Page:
Osman Kavala sentenced to life in prison

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A Turkish court sentenced jailed businessperson Osman Kavala to life in prison on Monday, finding him guilty of attempting to overthrow the government by financing 2013 nationwide protests.

Kavala, 64, has been in jail for 4-1/2 years and denies the charges he and 15 others face over the Gezi Park protests, which began as small demonstrations in Istanbul and transformed into nationwide riots, in which eight protesters were killed.

The court also sentenced several others to 18 years in jail for aiding an attempt to overthrow the government. The court said it decided to acquit Kavala of espionage charge due to lack of evidence.

Kavala was detained on Oct. 18, 2017, and faced charges over the 2013 Gezi Park protests. He was acquitted of all charges in February 2020, but an appeals court overturned this verdict later.

He was also accused of involvement in the 2016 defeated coup orchestrated by the Gülenist Terror Group (FETÖ) in Turkey and was remanded in custody on charges of spying.

The European Court of Human Rights (ECtHR) called for Kavala’s release in late 2019 and ruled his detention serves to silence him.

But Turkish courts have not freed Kavala and Ankara now faces being suspended from the Council of Europe, a human rights watchdog, after “infringement proceedings” were launched due to his continued detention, which Ankara denounced as interference.

President Recep Tayyip Erdoğan subsequently said when asked about the decision that Turkey will not respect the Council of Europe if it does not respect Turkish courts.

Turkey urged the Council of Europe not to interfere in the country’s independent judiciary and to be impartial toward the country in response to the decision regarding the Kavala case.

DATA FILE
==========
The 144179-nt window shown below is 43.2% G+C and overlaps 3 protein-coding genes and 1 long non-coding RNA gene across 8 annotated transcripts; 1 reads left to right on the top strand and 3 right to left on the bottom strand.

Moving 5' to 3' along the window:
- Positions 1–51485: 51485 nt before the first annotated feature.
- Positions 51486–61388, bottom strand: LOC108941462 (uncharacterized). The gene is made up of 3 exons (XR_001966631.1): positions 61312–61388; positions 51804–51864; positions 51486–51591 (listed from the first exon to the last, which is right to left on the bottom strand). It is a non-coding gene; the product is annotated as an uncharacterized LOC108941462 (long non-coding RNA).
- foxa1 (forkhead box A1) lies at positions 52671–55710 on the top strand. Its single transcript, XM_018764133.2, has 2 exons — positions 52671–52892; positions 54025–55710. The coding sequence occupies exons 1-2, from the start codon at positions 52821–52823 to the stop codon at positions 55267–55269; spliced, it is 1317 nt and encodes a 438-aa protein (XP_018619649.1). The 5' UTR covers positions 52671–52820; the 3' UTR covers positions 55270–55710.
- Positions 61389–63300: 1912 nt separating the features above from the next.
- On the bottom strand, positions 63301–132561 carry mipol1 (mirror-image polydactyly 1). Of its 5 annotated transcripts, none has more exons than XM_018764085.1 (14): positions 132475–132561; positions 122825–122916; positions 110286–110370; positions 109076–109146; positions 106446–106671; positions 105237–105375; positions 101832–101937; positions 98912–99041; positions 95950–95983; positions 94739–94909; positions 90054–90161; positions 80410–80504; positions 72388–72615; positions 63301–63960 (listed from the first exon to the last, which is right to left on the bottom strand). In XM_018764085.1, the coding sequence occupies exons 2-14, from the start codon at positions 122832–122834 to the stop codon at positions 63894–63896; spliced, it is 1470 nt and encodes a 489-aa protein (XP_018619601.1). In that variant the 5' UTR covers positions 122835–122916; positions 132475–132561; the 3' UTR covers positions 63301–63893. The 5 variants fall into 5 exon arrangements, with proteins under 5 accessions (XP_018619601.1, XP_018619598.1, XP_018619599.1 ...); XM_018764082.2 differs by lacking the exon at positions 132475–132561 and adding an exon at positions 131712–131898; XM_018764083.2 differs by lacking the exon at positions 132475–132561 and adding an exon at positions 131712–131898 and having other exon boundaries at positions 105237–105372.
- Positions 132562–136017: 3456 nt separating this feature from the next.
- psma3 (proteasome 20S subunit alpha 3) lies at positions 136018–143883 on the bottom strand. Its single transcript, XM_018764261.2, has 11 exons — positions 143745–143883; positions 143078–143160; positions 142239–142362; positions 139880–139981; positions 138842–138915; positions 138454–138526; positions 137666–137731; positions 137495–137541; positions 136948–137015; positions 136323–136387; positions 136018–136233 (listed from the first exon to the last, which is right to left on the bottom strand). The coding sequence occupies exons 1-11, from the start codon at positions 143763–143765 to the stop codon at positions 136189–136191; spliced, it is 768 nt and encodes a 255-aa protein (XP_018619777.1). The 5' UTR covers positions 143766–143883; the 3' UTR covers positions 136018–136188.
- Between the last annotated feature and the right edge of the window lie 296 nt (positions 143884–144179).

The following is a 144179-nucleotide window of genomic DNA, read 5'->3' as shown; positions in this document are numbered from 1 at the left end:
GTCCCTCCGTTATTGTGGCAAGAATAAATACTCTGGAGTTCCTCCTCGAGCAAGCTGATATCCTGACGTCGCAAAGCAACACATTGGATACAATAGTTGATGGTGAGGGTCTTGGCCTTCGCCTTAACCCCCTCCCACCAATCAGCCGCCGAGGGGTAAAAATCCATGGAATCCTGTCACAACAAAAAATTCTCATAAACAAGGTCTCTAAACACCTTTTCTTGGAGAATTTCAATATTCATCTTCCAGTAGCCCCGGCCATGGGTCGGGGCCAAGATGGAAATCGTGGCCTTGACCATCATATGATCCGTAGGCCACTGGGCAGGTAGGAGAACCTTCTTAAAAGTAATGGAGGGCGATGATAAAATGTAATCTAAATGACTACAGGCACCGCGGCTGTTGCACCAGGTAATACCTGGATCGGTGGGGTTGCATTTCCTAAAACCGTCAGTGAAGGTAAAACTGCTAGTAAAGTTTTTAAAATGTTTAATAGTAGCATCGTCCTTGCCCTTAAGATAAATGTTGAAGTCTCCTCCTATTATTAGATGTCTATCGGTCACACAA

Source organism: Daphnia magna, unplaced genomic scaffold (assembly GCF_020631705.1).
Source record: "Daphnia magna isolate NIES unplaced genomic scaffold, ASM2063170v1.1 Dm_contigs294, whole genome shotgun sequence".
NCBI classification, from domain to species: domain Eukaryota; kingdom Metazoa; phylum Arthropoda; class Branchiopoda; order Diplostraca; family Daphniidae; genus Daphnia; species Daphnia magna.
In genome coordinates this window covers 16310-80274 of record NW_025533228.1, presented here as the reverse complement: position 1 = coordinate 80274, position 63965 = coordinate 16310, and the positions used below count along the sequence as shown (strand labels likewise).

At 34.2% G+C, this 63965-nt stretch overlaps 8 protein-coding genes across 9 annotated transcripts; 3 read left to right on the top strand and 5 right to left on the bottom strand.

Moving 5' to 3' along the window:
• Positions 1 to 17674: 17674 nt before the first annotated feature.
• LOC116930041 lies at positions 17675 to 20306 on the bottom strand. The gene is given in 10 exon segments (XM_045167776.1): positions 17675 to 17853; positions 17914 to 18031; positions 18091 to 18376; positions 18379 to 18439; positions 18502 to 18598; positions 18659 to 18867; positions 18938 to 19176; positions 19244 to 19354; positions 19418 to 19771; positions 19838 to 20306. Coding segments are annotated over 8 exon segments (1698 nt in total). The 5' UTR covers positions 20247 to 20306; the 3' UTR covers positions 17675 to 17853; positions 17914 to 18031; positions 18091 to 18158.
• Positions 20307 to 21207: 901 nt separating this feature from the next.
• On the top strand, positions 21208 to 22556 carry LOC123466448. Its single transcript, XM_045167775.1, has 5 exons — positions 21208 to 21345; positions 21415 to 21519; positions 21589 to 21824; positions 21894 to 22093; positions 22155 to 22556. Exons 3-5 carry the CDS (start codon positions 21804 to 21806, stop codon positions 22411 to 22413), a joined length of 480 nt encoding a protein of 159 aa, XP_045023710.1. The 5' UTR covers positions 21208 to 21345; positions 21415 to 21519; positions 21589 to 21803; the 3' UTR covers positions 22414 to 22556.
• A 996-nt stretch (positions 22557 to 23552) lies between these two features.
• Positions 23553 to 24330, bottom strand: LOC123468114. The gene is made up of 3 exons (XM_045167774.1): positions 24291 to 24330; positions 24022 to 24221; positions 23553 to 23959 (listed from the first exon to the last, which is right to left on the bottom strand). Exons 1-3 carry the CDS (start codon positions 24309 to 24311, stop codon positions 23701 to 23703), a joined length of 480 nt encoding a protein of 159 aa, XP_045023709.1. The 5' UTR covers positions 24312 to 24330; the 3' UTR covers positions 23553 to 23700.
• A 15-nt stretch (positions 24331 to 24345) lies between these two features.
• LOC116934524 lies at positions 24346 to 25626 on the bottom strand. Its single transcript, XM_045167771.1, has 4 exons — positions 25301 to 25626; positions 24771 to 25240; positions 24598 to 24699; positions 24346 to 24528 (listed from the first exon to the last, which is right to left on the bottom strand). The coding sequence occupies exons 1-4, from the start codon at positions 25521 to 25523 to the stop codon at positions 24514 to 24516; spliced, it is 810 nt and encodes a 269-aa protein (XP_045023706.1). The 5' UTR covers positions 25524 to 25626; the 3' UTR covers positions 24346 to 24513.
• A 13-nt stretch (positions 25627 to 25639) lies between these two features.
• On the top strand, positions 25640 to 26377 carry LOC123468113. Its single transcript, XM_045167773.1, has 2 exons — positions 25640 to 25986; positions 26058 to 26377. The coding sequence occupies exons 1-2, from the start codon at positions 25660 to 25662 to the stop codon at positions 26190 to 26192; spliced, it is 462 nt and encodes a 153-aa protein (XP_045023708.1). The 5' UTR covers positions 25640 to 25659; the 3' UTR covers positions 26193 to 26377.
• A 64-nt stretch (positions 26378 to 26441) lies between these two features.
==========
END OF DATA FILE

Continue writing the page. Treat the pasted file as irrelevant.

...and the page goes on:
Embassies of Ankara’s Western allies, including the United States and Germany, also echoed the ECtHR call for Kavala’s release last year.

Ankara nearly expelled 10 Western countries’ envoys, including the United States and major European powers, after they made an appeal for Kavala’s release last October.

The Foreign Ministry summoned the ambassadors of these countries, accusing them of meddling in the Turkish judiciary, while President Erdoğan announced he had instructed Foreign Minister Mevlüt Çavuşoğlu to declare the 10 ambassadors as persona non grata. However, the embassies took a step back, preventing the crisis from escalating further.

The diplomatic spat was resolved after the U.S. and several of the other countries issued statements saying they respected the United Nations convention requiring diplomats to not interfere in the host country’s domestic affairs.

Kavala denies the claims and has branded the charges in the indictment as “politically motivated.”

Kavala’s acquittal along with eight others in the Gezi trial was overturned last year and the case was combined with the other charges against him.

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